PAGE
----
In my last post here, I shared about the devastating grief I have been working through over the last month to date.
If you are just reading this blog as a first-timer, you may not know a thing about me, and you really don’t need to know anything other than that I can recite the five stages of grief by heart.
Denial. Anger. Bargaining. Depression/Sadness. Acceptance.
This sounds a lot worse than it is, but honestly I am a grief process veteran. Or junkie. Or whatever you would call someone who likes to work through her grief by naming each stage (out loud if necessary) so I don’t just think I’m having another cosmic meltdown right out in public.
If I can pinpoint the feeling I’m having, like “oh that’s ANGER,” it helps me remember that I’m grieving (sometimes, believe it or not, I forget and just think I woke up on the wrong side of the bed or something) and gives me a structure and a timeline of sorts so I don’t think it will just last forever.
Although it might. Grieving offers no guarantees. But I prefer to name the stages and tell myself if I just stay patient and open, it will process itself out and I will emerge healed and whole and ready for new adventures.
So here I am sitting in the midst of wild grief, sobbing on the phone to my dear friend, telling her I am just so SCARED.
And that is when it hits me. Where is “SCARED” in the 5-stage process of grief?
It is nowhere! Fear is such a strong part of every deep grief experience I’ve ever had, from recovering from anorexia and bulimia to recovering from depression and panic to losing human loved ones to ending relationships to mourning pets who pass….and yet it is NOWHERE in the official grief process.
Denial. Anger. Bargaining. Sadness/Depression. Acceptance.
See? No fear. Literally.
Now, I suspect that fear really is in there, and that it is hiding underneath Anger. The reason I say this is because so many times in life when I have worked with a coach or mentor or talked with a heart friend about something that is making me angry, I have discovered that deep down, it is fear fueling the anger.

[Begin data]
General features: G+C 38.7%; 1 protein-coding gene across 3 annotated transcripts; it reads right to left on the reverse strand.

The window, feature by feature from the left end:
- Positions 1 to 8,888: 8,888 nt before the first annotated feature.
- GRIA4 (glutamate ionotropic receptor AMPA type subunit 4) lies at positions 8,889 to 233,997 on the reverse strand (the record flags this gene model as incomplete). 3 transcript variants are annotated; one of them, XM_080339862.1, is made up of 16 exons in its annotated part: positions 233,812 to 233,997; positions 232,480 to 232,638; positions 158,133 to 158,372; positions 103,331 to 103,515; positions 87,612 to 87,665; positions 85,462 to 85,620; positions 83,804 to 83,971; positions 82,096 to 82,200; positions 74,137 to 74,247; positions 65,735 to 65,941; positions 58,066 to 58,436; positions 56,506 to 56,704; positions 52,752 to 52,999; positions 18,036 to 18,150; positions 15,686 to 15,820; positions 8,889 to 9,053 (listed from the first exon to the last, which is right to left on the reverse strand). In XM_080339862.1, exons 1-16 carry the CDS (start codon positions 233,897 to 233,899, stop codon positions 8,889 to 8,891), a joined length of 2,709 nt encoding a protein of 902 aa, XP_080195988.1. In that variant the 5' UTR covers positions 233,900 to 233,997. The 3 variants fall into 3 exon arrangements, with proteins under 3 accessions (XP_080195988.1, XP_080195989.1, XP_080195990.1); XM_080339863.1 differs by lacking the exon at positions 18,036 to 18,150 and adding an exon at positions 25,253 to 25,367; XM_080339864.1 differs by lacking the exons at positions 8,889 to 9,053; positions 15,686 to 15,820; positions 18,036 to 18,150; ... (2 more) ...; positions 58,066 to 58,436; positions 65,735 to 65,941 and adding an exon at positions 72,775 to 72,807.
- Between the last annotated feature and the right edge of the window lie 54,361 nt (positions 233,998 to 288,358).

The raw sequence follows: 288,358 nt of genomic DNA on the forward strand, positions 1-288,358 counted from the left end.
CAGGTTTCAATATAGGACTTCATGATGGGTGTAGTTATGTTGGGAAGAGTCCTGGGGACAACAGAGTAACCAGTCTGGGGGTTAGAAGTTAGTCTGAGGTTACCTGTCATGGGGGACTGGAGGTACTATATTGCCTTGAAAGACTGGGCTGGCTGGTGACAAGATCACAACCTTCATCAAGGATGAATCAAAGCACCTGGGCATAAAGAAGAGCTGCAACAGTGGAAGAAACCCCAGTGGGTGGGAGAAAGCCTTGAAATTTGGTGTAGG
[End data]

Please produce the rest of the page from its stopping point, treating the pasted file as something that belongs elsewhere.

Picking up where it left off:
The analogy I resonate with is a wild animal in a cage. It is hissing and snapping at me. It wants to bite me so bad. But it isn’t mad at me (or at least I don’t think it is – especially if I’m not even the one that put the animal in that cage). It is afraid. So it snaps. It hisses. It bites. It lashes out. It might even roll over and play dead, refusing to respond, giving me the silent/dead treatment.
But still, it is not mad. It is afraid. It is fighting for its life, using a display of anger as its potentially most powerful weapon to keep me away and stay alive.
It has no idea I am a friend and I am trying to help.
So I think perhaps the fear part is underneath the anger part in the five stages of grief. But when I am grieving, my fear is a far stronger response overall than my anger – and I can share this honestly after reviewing my major grief experiences to date (47 years worth thus far, which is something – a decent-sized sample, I think).
Fear is such a huge part of the grief process for me that it can actually even inhibit me from feeling any grief at all! For example, let’s say I need to end a relationship. I know it – the other person knows it – in this case, it is not death that will end the connection but a parting-of-ways type of ending where both people stay alive.
And the ending part is optional – it would be best, it would be beneficial in the long run, but in the short run it is going to be very unpleasant. It will be fear-making. The fear is so powerful – fear of being alone, being on my own, being my sole source of support, being unsure who I can turn to for help/guidance/support/love/all those things – that I put off the ending again and again.
I know once the ending (ahem) begins, the grief process will also begin. And I’ve had a preview of what that will be like thanks to the waves of fear that wash over me unrelentingly if I even CONTEMPLATE beginning the ending of the relationship.
So, FEAR. BIG fear. Fear is the one part of the grief process I actually think I might not survive, plus it is so, well, fearful, that I don’t think I want to survive it, or even try.
So for me, the grief process looks like this.
FEAR. Denial. FEAR. Anger. FEAR FEAR FEAR. Bargaining. (Slightly less FEAR – hoping the bargaining will work). Sadness/Depression. (Still less fear – distracted by the depression and the crying). FEAAAARRRRRRR. FEAR. FEAR. FEAR. Back through the four stages again.
Acceptance. Or something that passes for it.
That is just my personal 5+ stages of grief process. But I just thought it might be worth mentioning here in case I’m not the only one who has been wondering why grief seems to contain so much fear yet it isn’t mentioned anywhere in the “official” process itself.
Today’s Takeaway: What is your personal grief process like? Do you notice you tend to move through grief in specific ways? Would you add anything to the official “five stages of grief” to personalize your grief process?